Purdue University volleyball star Carly Cramer achieved a Preseason All-Big Ten honor, but a litany of injuries ended her season after only 10 games last year. These types of injuries can be reduced by wearing the proper volleyball equipment, such as volleyball knee pads, but should an injury still occur, coaches may need to devote time toward helping their players recover.
Cramer's coach, Dave Shondell, ended her season after she suffered a stress fracture in her leg early last year. That injury alone probably would not have ended her season, but after they both decided a lingering shoulder injury also needed to be cleaned up, Cramer devoted the rest of the year toward rehabbing her physical ailments.
Volleyball players must be able to make effective use of their arms, so a shoulder injury can be debilitating if not addressed properly. One such training method – box training – involves a player sitting on a box and engaging in passing drills from that position. This way, the player can use his or her arms without risking further injury while diving for a ball.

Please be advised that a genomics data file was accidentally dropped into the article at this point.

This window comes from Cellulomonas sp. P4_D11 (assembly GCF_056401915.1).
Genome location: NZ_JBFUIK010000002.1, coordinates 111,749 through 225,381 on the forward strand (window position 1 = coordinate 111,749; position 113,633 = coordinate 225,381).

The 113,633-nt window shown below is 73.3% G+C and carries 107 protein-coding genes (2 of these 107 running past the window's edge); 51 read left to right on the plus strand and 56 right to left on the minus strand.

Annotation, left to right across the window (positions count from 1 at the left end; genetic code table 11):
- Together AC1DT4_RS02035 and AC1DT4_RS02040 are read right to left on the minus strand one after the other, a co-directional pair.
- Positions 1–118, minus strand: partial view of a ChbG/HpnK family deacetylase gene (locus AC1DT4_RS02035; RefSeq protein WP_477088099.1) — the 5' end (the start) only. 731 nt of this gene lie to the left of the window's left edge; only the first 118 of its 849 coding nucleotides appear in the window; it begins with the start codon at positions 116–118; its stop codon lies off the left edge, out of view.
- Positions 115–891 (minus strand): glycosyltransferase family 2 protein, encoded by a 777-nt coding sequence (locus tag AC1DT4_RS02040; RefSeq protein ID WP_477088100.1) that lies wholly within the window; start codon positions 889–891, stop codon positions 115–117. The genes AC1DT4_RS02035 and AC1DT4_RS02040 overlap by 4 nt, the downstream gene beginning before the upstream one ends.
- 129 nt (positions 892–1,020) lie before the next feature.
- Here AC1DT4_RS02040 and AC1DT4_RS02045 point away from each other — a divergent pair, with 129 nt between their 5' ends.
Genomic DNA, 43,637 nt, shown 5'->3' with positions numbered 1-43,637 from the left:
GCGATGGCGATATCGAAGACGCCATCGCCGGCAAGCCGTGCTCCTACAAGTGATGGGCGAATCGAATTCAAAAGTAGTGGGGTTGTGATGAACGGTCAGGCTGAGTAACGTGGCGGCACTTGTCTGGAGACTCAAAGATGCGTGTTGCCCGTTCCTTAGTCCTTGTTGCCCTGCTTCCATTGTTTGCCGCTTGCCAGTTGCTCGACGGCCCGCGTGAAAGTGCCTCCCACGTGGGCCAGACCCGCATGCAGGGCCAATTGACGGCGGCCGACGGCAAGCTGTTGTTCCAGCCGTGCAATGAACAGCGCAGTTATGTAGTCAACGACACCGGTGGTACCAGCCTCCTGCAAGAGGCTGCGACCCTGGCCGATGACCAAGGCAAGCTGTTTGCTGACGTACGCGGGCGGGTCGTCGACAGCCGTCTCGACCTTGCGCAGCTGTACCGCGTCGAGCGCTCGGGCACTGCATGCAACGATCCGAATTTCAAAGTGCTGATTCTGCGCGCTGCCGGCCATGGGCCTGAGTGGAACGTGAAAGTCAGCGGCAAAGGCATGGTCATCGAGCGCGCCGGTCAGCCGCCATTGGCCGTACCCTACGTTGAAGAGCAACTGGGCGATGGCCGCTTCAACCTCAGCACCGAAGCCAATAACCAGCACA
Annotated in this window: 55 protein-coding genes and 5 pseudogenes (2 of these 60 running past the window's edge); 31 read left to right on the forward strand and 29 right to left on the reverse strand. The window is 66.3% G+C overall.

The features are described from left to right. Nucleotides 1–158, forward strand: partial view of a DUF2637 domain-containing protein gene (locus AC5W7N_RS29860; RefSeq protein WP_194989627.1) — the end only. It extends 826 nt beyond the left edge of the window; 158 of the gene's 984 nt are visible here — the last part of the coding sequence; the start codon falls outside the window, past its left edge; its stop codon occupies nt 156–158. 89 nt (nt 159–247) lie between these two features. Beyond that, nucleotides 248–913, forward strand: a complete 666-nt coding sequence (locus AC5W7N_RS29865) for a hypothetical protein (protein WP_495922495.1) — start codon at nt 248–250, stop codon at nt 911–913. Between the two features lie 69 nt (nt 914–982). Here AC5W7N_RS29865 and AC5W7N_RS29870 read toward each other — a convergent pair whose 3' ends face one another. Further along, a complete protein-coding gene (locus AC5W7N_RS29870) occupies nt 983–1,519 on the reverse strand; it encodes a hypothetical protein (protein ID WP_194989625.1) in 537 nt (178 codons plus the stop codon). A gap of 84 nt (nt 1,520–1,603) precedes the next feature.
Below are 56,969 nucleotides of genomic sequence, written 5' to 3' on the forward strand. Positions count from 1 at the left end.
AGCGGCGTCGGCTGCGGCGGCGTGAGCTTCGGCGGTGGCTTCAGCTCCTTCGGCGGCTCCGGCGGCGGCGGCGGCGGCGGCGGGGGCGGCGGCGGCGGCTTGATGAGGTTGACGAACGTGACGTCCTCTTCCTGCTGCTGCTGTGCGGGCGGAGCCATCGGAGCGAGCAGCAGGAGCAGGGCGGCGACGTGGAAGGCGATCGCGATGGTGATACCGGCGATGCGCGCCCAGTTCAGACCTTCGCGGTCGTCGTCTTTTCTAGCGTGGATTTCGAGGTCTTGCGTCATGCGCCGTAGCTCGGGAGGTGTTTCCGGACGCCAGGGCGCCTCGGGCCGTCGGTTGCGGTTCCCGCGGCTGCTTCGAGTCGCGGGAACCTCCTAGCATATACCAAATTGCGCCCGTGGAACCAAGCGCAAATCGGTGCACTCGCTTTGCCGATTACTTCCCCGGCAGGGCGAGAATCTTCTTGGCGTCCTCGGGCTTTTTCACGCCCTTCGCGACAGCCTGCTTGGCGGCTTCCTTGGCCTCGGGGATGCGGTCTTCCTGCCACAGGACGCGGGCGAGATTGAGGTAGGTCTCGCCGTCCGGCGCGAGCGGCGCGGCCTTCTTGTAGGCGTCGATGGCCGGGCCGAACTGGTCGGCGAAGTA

"Box training is what we do every single day," Cramer told Purdue's student newspaper The Exponent. "And it's one of those activities you look past sometimes. It just doesn't look like the fun part of volleyball. Just coming back from an injury you look forward to those little things so much more and you appreciate it so much more."
Shondell recently won the the Mideast Region Coach of the Year, so his methods are proven. Assuming there are no setbacks and she is able to rebound from her medical procedures, Cramer should be able to return to full strength for the 2012 season, giving Purdue a much-needed boost in a competitive conference.
Volleyball coaches should be wary of pushing players too hard as they recover from arm injuries. One dive during recovery from an arm procedure could ruin a player's chances at contributing during a volleyball season.